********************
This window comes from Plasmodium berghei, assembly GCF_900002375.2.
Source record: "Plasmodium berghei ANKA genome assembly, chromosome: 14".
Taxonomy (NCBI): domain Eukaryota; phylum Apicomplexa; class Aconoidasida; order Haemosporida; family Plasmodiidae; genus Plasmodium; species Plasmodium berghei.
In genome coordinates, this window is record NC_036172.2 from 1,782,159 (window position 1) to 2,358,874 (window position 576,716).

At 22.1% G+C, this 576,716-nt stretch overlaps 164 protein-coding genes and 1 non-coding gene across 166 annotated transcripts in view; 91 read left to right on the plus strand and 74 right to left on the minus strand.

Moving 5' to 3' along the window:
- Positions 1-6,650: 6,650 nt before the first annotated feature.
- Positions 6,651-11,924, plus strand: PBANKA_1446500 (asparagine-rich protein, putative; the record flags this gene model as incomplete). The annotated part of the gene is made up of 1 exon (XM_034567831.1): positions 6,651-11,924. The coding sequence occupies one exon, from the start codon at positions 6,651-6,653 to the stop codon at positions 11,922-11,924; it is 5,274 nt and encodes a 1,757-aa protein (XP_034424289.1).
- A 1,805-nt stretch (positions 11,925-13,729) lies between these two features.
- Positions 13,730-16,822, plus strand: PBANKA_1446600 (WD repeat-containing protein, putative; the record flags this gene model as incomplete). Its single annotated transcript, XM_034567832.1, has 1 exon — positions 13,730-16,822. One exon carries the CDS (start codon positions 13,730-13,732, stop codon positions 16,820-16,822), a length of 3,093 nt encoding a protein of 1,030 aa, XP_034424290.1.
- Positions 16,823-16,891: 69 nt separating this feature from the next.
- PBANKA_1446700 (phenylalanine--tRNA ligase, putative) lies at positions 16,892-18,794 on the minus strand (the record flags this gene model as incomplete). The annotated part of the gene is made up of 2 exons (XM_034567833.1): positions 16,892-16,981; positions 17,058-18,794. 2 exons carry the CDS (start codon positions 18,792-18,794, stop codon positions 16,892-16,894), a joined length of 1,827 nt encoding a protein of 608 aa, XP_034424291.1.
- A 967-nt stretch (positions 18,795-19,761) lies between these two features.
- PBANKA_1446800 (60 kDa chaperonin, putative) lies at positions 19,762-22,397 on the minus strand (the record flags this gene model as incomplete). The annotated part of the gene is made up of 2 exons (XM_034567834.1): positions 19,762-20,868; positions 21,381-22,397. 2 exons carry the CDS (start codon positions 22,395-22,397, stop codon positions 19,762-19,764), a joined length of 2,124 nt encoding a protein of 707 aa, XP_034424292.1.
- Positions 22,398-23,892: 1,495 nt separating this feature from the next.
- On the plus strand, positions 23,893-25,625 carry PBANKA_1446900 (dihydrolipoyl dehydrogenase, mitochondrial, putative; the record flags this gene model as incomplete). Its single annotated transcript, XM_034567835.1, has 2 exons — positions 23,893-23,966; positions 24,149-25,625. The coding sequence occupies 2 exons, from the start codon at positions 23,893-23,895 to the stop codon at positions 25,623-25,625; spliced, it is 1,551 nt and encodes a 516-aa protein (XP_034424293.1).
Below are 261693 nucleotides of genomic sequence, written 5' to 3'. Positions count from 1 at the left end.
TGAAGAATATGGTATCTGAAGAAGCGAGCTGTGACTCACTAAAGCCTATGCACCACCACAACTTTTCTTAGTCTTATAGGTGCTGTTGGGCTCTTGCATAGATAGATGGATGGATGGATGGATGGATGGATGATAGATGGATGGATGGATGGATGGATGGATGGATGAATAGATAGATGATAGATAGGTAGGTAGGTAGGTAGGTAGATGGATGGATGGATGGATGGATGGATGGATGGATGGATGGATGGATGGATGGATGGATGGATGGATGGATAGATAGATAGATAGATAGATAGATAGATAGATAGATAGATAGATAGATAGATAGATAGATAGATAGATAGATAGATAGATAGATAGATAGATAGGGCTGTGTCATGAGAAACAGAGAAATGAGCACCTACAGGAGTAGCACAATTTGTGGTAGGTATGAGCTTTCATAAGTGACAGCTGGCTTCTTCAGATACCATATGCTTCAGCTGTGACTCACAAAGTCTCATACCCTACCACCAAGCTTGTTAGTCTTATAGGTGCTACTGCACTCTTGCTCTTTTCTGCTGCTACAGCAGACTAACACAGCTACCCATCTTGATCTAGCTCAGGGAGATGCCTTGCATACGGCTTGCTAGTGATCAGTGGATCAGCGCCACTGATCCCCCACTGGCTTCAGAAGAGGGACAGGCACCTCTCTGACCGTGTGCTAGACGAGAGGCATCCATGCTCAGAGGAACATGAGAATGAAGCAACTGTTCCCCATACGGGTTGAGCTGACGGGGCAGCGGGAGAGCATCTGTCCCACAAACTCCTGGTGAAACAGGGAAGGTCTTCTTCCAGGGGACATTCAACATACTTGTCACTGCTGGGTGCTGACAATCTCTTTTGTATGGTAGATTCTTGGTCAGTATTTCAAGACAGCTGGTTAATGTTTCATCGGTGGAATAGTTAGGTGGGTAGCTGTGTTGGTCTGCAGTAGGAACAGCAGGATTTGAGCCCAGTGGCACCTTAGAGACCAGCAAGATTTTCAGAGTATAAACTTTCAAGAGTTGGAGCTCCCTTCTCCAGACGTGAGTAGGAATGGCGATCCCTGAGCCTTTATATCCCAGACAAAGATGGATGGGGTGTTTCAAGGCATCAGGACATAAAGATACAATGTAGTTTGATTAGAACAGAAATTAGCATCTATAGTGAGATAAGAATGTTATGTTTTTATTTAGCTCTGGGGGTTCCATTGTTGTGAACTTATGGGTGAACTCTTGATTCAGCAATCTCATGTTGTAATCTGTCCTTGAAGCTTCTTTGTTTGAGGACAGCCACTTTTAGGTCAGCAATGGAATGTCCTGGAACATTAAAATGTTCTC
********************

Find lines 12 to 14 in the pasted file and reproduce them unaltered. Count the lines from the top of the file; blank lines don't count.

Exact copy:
- PBANKA_1446700 (phenylalanine--tRNA ligase, putative) lies at positions 16,892-18,794 on the minus strand (the record flags this gene model as incomplete). The annotated part of the gene is made up of 2 exons (XM_034567833.1): positions 16,892-16,981; positions 17,058-18,794. 2 exons carry the CDS (start codon positions 18,792-18,794, stop codon positions 16,892-16,894), a joined length of 1,827 nt encoding a protein of 608 aa, XP_034424291.1.
- A 967-nt stretch (positions 18,795-19,761) lies between these two features.
- PBANKA_1446800 (60 kDa chaperonin, putative) lies at positions 19,762-22,397 on the minus strand (the record flags this gene model as incomplete). The annotated part of the gene is made up of 2 exons (XM_034567834.1): positions 19,762-20,868; positions 21,381-22,397. 2 exons carry the CDS (start codon positions 22,395-22,397, stop codon positions 19,762-19,764), a joined length of 2,124 nt encoding a protein of 707 aa, XP_034424292.1.